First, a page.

Handbook of Research on Nonprofit Economics and Management
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Handbook of Research on Nonprofit Economics and Management

Second Edition

Edited by Bruce A. Seaman and Dennis R. Young

Building on the success of the first edition, this thoroughly revised and expanded edition explores (1) areas of general agreement from previous research; (2) areas of conflicting results and unexplored questions; (3) the relative roles of theory, data availability and empirical analysis in explaining gaps in our knowledge; and (4) what must be done to improve our knowledge and extend the literature. Selected original chapters addressing especially challenging topics include the value of risk management to nonprofit decision-making; nonprofit wages theory and evidence; the valuation of volunteer labor; property tax exemption for nonprofits; when is competition good for the third sector; and product diversification and social enterprise; international perspectives; the application of experimental research and the macroeconomic effects of the nonprofit sector.
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Chapter 17: Assessing nonprofit performance

Joseph J. Cordes and Katherine Coventry

Abstract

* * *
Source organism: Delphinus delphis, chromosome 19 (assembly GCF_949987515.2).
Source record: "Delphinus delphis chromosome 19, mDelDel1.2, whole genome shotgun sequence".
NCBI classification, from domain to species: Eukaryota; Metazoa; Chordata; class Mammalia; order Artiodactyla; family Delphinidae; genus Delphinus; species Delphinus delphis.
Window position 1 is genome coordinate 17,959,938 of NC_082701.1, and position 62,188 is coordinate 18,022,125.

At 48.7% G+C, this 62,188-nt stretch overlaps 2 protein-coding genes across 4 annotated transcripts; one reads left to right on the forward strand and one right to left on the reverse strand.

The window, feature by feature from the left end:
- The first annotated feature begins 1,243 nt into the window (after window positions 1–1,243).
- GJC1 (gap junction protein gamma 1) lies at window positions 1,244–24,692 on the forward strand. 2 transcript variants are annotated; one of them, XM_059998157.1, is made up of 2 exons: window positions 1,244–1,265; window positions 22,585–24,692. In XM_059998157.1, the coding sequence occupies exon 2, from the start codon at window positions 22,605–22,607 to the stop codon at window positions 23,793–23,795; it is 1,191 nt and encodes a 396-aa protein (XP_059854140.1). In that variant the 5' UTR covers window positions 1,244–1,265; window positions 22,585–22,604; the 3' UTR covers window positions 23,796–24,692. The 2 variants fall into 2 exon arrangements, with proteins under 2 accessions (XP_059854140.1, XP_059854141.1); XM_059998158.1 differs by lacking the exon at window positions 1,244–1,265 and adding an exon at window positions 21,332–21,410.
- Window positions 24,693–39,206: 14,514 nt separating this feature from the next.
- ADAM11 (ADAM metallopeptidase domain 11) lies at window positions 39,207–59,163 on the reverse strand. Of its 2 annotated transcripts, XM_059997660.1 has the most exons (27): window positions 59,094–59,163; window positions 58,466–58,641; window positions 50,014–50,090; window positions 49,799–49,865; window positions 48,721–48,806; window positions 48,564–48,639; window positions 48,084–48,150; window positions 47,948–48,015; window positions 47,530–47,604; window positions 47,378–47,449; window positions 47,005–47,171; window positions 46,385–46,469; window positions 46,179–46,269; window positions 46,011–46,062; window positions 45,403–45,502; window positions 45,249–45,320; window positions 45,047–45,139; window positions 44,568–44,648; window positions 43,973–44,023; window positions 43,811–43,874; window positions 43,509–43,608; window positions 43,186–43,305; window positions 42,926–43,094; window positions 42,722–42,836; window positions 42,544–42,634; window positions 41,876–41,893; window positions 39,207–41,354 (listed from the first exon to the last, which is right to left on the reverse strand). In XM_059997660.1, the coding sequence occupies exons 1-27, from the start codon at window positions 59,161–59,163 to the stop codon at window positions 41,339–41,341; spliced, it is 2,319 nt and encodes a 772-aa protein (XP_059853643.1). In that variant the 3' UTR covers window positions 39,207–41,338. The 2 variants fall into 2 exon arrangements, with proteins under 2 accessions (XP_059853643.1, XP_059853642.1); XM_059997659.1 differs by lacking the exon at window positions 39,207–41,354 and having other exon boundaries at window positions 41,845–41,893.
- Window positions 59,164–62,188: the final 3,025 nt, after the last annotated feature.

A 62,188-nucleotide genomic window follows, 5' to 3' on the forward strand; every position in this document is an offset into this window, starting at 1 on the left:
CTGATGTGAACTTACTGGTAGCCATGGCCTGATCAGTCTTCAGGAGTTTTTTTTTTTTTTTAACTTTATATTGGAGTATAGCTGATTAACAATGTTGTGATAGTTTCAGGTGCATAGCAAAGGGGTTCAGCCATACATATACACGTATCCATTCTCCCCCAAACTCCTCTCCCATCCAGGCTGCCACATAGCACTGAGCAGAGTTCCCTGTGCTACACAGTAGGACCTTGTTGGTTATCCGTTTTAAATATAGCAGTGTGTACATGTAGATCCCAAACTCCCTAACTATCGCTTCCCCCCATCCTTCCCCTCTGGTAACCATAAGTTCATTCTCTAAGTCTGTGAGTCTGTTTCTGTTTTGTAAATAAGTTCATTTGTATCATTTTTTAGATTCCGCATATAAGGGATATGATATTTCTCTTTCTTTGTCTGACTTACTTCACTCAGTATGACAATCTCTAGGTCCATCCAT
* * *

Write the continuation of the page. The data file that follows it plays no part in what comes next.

The activities of nonprofit organizations are increasingly subject to performance evaluation. This chapter discusses the possibilities and limitations of using social benefit cost analysis as a framework for measuring nonprofit performance. Cost–benefit Analysis (CBA) and the closely related methodology of cost-effectiveness analysis (CEA) have become increasingly common means of evaluating the outcomes of a wide range of government regulations and public spending. Because there is considerable overlap between the outcomes that CBA is intended to measure and those that are the focus of a social return on investment (SROI) analysis, CBA offers a potentially useful framework for assessing non- profit performance. One pay-off from undertaking a CBA is that monetizing outcomes produces a single money metric that can facilitate comparisons among different program impacts. This feature of CBA, however, is also controversial, and both practical and conceptual objections have been raised to the monetization of nonprofit outcomes.

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